Curious to know what you think about this hypothetical.

legalschnauzer said...

@9:45 --

Thanks for a thoughtful and hysterical comment. It's unusual to find both qualities in one comment. I'd never thought of the question you pose: Would the probable cause statement have mentioned the injuries if it had been a police officer who wound up with a shattered left arm? That's a downright brilliant question, and my answer is "Absolute - damned - tively." Do you agree?

BTW, I like your style. Anyone who mentions a Sonic Footlong Chili Cheese Coney, plus a Butterfinger Sonic Blast, is a pretty cool dude in my book. You speak my language!

Anonymous said...

I can't imagine law enforcement (officers, the officers' supervisors, the prosecution) leaving any injuries to a police officer at an arrest scene out of a probable cause statement.

That's why the omission of the serious injury suffered by your wife (which required hospitalization and orthopedic surgical repair) from the probable cause statement are significant and possibly inculpatory.

Could be an interesting line of questioning to be asked at some point.

legalschnauzer said...

@10:32 --

Agreed. And thanks again for raising this question. I had never thought of it from that standpoint, but I think you make a profound point.

Anonymous said...

Time to fire Poe and force those Motions to be filed upon. This case should have been dismissed long ago, as a matter of law!

Anonymous said...

Is omitting the injury from an official report a form of perjury?

legalschnauzer said...

@12:30 --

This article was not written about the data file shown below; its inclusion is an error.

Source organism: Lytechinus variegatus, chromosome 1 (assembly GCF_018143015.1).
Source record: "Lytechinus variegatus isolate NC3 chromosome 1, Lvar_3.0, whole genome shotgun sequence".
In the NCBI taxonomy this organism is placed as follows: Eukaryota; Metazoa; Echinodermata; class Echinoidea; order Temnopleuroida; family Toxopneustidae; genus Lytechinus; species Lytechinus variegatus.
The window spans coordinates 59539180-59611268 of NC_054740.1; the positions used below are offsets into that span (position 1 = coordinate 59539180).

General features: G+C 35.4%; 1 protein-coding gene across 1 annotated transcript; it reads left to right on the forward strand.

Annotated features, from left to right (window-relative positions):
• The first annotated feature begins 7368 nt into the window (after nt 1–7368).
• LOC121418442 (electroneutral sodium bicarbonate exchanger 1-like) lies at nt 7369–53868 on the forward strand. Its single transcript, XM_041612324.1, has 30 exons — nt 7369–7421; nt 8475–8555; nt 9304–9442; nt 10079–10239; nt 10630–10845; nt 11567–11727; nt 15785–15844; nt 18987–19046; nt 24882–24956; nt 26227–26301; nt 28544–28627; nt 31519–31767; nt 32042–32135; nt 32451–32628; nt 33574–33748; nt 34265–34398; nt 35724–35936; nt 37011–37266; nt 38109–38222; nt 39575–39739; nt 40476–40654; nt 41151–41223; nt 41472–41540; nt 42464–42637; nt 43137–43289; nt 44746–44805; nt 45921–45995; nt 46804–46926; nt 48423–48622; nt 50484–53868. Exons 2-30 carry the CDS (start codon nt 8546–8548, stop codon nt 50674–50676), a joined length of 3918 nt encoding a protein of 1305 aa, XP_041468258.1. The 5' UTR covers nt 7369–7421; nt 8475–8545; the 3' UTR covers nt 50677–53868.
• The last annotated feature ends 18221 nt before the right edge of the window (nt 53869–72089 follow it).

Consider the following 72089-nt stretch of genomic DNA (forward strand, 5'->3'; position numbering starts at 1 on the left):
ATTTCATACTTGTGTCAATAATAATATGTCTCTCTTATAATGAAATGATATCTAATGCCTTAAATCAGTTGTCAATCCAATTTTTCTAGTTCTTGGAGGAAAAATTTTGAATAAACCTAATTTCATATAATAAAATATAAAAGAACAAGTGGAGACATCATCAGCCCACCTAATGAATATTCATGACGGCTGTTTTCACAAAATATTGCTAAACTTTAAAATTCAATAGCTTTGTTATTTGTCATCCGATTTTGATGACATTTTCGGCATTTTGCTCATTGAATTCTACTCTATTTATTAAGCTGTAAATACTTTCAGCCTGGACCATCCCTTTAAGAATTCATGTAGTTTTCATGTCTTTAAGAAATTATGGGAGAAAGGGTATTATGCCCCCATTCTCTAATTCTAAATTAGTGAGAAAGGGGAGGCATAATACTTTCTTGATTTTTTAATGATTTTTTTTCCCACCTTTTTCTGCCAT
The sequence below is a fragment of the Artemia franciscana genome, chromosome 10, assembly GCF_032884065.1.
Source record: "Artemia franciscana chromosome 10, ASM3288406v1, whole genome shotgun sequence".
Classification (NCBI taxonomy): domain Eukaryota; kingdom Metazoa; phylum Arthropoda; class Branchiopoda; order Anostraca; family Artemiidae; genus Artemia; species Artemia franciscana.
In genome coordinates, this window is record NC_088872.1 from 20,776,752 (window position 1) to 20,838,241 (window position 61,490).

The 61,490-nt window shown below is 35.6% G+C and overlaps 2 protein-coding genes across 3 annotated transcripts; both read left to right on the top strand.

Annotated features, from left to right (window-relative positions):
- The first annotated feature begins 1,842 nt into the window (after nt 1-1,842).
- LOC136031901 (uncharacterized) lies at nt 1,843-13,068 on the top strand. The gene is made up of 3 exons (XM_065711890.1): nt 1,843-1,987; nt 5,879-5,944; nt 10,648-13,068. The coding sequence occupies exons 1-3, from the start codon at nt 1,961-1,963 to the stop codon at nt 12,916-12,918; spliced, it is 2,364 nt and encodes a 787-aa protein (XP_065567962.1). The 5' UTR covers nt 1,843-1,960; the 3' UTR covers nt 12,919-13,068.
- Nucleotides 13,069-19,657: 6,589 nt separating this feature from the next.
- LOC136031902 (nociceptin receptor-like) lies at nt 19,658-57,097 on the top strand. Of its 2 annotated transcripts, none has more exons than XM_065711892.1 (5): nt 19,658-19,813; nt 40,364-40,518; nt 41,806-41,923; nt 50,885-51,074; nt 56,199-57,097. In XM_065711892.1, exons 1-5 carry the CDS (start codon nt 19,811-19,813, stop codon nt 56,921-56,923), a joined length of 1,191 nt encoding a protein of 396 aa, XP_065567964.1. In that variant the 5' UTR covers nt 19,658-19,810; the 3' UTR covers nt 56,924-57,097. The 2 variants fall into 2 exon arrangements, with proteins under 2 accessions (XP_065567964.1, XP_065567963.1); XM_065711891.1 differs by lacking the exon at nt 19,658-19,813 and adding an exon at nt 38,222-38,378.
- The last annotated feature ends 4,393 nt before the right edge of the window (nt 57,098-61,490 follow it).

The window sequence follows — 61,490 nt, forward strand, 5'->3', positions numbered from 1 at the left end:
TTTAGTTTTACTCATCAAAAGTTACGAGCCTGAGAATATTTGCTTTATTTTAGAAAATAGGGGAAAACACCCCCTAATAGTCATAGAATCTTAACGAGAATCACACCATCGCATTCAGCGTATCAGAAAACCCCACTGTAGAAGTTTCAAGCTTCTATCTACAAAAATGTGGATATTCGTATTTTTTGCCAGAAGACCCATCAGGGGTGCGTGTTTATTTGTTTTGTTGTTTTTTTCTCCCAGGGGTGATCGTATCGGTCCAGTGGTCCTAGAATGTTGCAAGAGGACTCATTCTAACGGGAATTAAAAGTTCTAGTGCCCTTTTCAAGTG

Yes, it should have been dismissed months ago. Just this week, Poe said she would not be pursuing a motion to dismiss -- even though the judge said she would hear Carol's pro se motions once she had an attorney -- and Poe's grounds for her position are simply false. They do not square with Missouri law on the subject. And that is just one of 8-10 false assertions Poe has made regarding the relevant law. So, once again, we are in the hands of a compromised lawyer, who has no problem lying to our faces.

The big question: Why is Poe now clearly compromised? Is someone pulling her strings? Is she angling for another gig, trying to get out of the hopelessly underfunded Missouri PD office? We are going to be watching and taking action, when appropriate.

legalschnauzer said...

@1:31 --

Excellent question. I don't think an omission of fact would constitute perjury, but it is grounds for dismissing the charges. It probably would take a false statement to constitute perjury, and Carol's pro Motion to Dismiss, which is embedded above, lists false statements at item No. 12. Those probably are perjury, but it would be difficult to get a prosecutor to bring such an action.

The PC Statement says false statements are "punishable by law," which I assume means perjury. We are going to look into filing a false statements/perjury charge against Debi Wade.


Anonymous said...

From what you say, Poe must have been compromised. There's no valid reason for her not to use your research and arguments to get this dismissed asba matter of law. The system is rigged!!! Time to fight!!!

Anonymous said...

http://www.sltrib.com/news/2017/10/31/utah-nurse-arrested-for-blocking-cop-from-drawing-blood-from-patient-receives-500000-settlement/

legalschnauzer said...

@3:11 --

Thanks for sharing. I think the nurse's lawyers let the thugs off easy. Interesting to note that the nurse was not injured, although she clearly was abused. Carol almost had her arm ripped off at the elbow.